Facial Lines & Wrinkles

Facial lines and wrinkles are common signs of skin aging that many people seek to address. They can be categorized into two main types: dynamic and static wrinkles. Dynamic wrinkles result from muscle movements, while static wrinkles persist due to skin thinning and loss of elasticity.

Facial Lines and Wrinkles Treatment

How to Treat Wrinkles:

Skin Care and Oral Supplements:

Prevention is key. Sun protection and not smoking are the best preventive measures. Use products containing retinol, alpha or beta hydroxy acids, and antioxidants like Vitamin C and Niacinamide to stimulate collagen renewal. Hydrating ingredients like hyaluronic acid and ceramides are essential for maintaining healthy skin. Oral supplements with hydrolysed collagen and Vitamin C can support natural collagen production.

A holistic approach of combining skin care, oral supplements, and in-clinic treatments often yields the best results.

Anti-Wrinkle Injections:

These relax muscles causing skin folding and are effective for expression wrinkles. They typically last 3 to 4 months and can prevent static lines from deepening. Commonly treated areas include vertical frown lines, horizontal forehead lines, crow's feet, vertical lip lines, and the droopy mouth and jawline.

Dermal Fillers for Atrophic Wrinkles:

Dermal fillers replace lost facial volume and are used strategically in areas like cheeks, tear troughs, lips, and brows. They are temporary, lasting from 4 to 24 months.

Skin Resurfacing Procedures for Elastotic Wrinkles:

Elastotic wrinkles can be treated with various skin resurfacing procedures, including chemical peels, laser treatments (such as Clear and Brilliant and V laser), and LED light therapy.

Different Types of Lines and Wrinkles:

By understanding the types of wrinkles and the available treatments, you can choose the most suitable approach to address your specific concerns and achieve a more youthful and healthy skin.

Dynamic Wrinkles:

These wrinkles occur when making facial expressions. Examples include "11's" frown lines between the brows, vertical lines around the lips, "crow's feet" around the eyes, and horizontal lines on the forehead.

Over time, dynamic wrinkles may become static wrinkles.

Static Wrinkles:

These fine lines are present all the time and often develop from dynamic wrinkles. Examples include marionette lines, nasolabial folds, cheek lines, neck lines, and under-chin lines.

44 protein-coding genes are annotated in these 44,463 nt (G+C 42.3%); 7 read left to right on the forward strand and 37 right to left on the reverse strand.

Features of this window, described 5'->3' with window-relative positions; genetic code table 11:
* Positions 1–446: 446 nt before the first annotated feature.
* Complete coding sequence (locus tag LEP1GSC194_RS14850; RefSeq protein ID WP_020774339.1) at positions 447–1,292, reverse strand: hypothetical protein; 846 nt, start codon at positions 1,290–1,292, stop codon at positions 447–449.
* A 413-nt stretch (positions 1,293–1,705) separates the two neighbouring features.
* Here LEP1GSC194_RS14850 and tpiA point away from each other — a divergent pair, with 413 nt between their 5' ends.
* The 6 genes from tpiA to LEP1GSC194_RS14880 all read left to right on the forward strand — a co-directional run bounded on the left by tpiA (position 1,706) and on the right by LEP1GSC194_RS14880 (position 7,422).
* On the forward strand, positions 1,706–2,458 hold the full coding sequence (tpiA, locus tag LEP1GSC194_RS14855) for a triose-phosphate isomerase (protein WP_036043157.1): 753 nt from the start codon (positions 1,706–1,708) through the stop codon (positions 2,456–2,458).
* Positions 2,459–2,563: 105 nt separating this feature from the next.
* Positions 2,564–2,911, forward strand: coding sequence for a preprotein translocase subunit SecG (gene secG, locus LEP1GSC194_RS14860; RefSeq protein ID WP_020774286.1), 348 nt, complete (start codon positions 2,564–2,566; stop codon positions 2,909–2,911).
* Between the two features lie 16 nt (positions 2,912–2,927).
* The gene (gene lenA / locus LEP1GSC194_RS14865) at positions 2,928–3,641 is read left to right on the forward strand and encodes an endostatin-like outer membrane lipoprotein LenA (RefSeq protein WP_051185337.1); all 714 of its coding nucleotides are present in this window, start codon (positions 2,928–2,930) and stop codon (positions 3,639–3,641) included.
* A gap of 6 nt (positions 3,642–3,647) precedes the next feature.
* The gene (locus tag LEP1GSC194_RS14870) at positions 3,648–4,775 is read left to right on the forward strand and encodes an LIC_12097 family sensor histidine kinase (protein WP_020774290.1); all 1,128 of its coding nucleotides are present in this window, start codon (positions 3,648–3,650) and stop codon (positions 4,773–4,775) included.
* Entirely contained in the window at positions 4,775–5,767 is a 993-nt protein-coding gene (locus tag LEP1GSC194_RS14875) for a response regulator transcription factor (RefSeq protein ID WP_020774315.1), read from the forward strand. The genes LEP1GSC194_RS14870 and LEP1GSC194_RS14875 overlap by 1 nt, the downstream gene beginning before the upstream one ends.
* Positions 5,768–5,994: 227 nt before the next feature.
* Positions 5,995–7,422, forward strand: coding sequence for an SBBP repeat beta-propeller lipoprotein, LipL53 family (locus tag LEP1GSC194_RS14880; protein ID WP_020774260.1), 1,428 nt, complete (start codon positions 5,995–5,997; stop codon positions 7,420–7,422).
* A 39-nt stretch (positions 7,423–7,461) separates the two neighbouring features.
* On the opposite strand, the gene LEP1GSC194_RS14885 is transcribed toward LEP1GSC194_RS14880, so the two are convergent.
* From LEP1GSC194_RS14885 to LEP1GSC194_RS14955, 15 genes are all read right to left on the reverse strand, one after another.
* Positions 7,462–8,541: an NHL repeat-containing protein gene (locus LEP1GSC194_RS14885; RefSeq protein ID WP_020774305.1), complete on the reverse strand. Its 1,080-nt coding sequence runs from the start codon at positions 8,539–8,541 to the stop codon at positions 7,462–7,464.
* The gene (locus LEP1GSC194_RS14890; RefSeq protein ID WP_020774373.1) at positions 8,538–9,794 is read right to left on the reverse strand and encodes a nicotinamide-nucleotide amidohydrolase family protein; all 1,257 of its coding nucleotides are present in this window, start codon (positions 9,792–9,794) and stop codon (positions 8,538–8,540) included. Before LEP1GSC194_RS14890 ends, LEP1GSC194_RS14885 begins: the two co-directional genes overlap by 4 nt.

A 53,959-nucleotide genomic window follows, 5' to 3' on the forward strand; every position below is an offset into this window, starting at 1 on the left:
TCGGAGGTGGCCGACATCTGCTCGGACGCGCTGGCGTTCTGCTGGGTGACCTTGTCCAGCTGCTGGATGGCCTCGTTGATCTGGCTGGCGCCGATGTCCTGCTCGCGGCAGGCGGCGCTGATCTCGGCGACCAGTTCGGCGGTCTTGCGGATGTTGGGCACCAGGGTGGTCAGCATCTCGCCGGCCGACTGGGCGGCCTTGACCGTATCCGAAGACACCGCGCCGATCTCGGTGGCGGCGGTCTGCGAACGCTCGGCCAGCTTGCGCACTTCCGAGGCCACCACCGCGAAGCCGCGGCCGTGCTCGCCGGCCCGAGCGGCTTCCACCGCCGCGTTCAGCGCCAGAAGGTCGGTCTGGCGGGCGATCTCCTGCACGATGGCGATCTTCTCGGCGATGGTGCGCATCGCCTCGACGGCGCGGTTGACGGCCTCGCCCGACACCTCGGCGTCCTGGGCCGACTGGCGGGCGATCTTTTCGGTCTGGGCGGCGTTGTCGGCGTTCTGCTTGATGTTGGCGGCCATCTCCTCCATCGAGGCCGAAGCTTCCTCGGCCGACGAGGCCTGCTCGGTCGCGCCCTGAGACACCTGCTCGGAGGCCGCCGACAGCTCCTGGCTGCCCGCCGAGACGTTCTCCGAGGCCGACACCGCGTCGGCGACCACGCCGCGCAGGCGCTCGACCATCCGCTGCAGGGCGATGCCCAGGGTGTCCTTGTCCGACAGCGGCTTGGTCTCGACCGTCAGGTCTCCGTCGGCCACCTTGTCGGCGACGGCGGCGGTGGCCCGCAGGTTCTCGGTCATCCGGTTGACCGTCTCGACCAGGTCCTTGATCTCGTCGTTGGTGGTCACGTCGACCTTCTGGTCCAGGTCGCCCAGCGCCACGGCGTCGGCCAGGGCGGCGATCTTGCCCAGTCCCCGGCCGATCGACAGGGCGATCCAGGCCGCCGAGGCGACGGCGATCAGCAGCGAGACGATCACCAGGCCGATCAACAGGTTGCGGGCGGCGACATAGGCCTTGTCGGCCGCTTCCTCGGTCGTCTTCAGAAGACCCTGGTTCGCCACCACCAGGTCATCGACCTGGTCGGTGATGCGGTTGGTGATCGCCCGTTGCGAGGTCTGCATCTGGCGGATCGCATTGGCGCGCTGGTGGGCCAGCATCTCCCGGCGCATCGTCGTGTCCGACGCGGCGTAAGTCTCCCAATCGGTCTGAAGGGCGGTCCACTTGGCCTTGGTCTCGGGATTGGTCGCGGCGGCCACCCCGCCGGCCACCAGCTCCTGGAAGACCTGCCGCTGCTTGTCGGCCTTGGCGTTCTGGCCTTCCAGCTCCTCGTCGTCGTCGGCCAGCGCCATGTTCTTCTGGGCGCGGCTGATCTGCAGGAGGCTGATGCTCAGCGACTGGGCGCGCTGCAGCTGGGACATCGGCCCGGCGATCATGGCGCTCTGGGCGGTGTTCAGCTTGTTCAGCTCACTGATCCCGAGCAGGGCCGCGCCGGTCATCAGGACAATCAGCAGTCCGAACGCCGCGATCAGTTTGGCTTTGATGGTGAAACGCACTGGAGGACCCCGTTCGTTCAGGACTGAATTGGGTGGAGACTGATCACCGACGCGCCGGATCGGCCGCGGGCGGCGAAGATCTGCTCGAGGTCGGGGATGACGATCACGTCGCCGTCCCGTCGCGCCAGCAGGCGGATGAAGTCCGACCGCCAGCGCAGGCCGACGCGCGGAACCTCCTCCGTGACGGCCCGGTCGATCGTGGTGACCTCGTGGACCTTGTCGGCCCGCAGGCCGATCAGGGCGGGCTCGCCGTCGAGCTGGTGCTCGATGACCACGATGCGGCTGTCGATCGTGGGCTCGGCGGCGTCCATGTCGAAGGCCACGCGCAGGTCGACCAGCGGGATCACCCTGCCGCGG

Expression Wrinkles:

These result from muscle contractions and can initially only be seen during facial expressions. Anti-wrinkle injections can help reduce expression lines.

Elastotic Wrinkles:

Chronic sun exposure is the primary cause, leading to damage to the skin's elastic structure. Sunscreen is crucial for prevention.

Gravitational Wrinkles:

Gravity gradually causes skin to sag, leading to nasolabial lines and marionette lines.

Compression Wrinkles (Sleep Lines):

These result from skin compression against pillows during sleep and can appear on the forehead, around the eyes, cheeks, upper lip, and chest.

Atrophic Wrinkles:

These are caused by the breakdown of the skin's elastic structure and the loss of facial volume, often associated with aging, sun exposure, and smoking.


Dr May Marr Cosmetic Physician Lennox Head


Dr May Marr is a Flinders University Medical School graduate and a member of the Royal Australasian College of Physicians. She has a long-held interest in aesthetic medical procedures and evidence-based skin care. She holds a passionate belief that people should have access to procedures and products that are research-backed, ethically prescribed and skilfully delivered.

Dr Marr has trained with Dr Jacque Le Coz at the Institute of Mesotherapy in Paris. She holds an Advanced Diploma in Dermatology from the Australian Institute of Dermatology and in 2020 completed her Dermatology Fellowship.

The ethical, educational and procedural standards that Dr Marr brings to aesthetic medicine have been recognised by some of the largest aesthetic companies in the world. She holds advanced injector status and her extensive clinical experience sees her regularly called upon as an industry educator.